The Mojave desert, with its blisteringly hot summer sun, Joshua trees and bizarre rock formations, would not generally be the place one would choose to honor a man whose traditional home is the North Pole. Yet standing in the desert is the ghost remnants of Santa Claus, Arizona.
Nina Talbot and her husband arrived in nearby Kingman, Arizona, in the early 1930s. Calling herself “the biggest real estate agent in California,” the name originated from Talbot’s girth (over 300 pounds) rather than her business acumen. Nonetheless, she clearly had a flair for public relations.
The Talbot’s founded Santa Claus, Arizona, in 1937 as an attempt to attract buyers to the desert location. It featured several Christmas-themed buildings and visiting children could meet Santa Claus at any day of the year. The town’s post office became very popular in December as children and parents could receive mail postmarked with the town’s name.
The town did in fact become a popular tourist destination, however no one ever bought land there, and the only people living there were the ones working in the town. Failing to see how she would make her real estate profits, and with the town in decline, Talbot sold Santa Claus in 1949, having failed in her attempt to convince people to move to the desert.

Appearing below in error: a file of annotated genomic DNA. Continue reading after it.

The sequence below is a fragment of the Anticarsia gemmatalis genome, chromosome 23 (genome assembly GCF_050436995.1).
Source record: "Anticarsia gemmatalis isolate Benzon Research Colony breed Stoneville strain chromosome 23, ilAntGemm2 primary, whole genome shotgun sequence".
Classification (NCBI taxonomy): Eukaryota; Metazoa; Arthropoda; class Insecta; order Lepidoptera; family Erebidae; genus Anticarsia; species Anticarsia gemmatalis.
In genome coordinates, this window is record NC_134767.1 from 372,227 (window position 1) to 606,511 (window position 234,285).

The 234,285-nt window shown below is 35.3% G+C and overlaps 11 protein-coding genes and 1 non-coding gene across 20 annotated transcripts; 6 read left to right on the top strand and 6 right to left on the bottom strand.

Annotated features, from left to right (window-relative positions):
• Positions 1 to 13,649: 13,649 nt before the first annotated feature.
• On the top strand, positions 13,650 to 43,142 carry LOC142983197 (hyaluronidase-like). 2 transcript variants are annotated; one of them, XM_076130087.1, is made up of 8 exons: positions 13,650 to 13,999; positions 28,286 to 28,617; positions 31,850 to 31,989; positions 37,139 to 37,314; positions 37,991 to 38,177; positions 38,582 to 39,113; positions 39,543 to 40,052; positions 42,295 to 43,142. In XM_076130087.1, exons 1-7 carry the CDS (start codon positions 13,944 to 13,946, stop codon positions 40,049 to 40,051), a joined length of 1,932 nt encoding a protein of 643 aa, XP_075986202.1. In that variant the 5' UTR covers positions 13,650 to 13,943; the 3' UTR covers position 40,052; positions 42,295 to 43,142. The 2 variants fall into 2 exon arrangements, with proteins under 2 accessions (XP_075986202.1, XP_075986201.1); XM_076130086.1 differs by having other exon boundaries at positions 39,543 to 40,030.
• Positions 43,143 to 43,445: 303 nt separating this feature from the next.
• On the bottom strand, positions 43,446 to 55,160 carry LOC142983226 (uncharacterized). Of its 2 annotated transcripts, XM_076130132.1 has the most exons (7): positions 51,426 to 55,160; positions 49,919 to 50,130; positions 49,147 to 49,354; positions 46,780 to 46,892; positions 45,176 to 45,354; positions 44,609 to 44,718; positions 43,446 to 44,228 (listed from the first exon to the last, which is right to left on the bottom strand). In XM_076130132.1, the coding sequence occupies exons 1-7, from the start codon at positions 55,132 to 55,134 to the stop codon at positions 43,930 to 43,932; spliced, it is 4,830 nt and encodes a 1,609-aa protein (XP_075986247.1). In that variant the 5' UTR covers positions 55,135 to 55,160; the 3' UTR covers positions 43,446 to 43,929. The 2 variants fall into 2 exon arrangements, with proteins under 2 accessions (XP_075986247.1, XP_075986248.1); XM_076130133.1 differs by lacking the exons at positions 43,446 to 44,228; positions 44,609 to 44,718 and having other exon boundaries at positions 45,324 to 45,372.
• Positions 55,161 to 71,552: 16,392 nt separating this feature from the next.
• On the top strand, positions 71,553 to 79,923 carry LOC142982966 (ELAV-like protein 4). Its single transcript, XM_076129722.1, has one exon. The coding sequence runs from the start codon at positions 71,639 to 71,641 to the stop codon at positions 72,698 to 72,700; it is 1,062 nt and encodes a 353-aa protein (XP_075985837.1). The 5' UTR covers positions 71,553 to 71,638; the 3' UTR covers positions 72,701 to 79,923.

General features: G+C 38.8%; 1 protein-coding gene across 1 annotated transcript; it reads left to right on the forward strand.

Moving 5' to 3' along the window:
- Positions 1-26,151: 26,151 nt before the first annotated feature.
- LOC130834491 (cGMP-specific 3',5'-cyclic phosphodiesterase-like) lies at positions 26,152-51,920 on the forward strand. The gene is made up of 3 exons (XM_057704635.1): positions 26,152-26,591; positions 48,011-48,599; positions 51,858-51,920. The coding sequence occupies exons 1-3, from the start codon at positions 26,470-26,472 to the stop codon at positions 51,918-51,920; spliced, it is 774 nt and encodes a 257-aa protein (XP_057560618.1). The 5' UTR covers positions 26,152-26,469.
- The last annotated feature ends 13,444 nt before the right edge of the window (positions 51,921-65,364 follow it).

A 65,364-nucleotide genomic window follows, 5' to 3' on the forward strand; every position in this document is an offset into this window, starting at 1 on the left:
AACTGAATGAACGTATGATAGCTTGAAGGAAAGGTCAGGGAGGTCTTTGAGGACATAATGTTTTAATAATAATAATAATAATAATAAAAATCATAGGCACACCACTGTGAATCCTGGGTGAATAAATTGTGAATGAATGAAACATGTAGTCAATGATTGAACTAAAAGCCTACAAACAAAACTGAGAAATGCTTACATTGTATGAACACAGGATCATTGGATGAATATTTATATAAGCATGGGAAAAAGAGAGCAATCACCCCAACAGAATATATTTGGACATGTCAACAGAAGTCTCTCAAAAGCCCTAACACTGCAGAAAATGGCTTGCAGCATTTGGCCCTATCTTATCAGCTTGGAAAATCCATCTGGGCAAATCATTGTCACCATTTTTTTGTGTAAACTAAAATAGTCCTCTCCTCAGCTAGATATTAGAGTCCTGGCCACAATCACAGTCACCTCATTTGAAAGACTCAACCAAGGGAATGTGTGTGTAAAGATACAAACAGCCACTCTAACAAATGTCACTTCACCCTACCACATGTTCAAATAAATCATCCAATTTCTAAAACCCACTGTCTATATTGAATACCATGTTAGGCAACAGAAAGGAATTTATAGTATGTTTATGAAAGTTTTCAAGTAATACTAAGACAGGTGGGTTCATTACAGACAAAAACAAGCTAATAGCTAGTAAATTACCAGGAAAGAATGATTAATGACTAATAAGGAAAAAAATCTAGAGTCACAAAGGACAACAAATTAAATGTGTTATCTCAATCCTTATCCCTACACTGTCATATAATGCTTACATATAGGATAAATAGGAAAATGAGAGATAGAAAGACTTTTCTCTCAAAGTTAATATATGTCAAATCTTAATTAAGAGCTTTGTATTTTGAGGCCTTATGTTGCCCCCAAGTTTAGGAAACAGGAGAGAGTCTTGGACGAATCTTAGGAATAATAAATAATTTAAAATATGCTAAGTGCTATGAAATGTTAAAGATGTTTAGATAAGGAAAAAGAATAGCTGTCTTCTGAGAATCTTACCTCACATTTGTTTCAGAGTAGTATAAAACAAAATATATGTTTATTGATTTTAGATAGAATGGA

One of the places in town that was genuinely successful was its local restaurant, the Santa Claus Inn (later renamed the Christmas Tree Inn). Critic Duncan Hines, who would later become famous for the brand of food products that bears his name, described it as being of the best in the region. In 1950 science fiction writer Robert Heinlein wrote a short story about a sumptuous gourmet meal served there by Mrs. Claus. Gentlemen Prefer Blondes star Jane Russell even threw a dinner there in 1954. But even this was not enough to save the town and by the 1970s, it had already begun to fall into disrepair.
When writer Mark Winegardner visited the area in 1988 for his new book, it had become a sad shadow of its former self with “Styrofoam silver bells, strands of burned-out Christmas lights, and faded plastic likenesses of Old Saint Nick. A lopsided, artificial twenty-foot tree whistled in the wind beside a broken Coke machine and an empty ice freezer. Two of the three buildings were padlocked; through their windows, encrusted with layers of sand and decade-old aerosol snow.”
The last gift shops and amusements went out of business in 1995, leaving little recognizable, except for a few vandalized buildings, a wishing well, and the “Old 1225,” a derailed, pink children’s train covered with graffiti.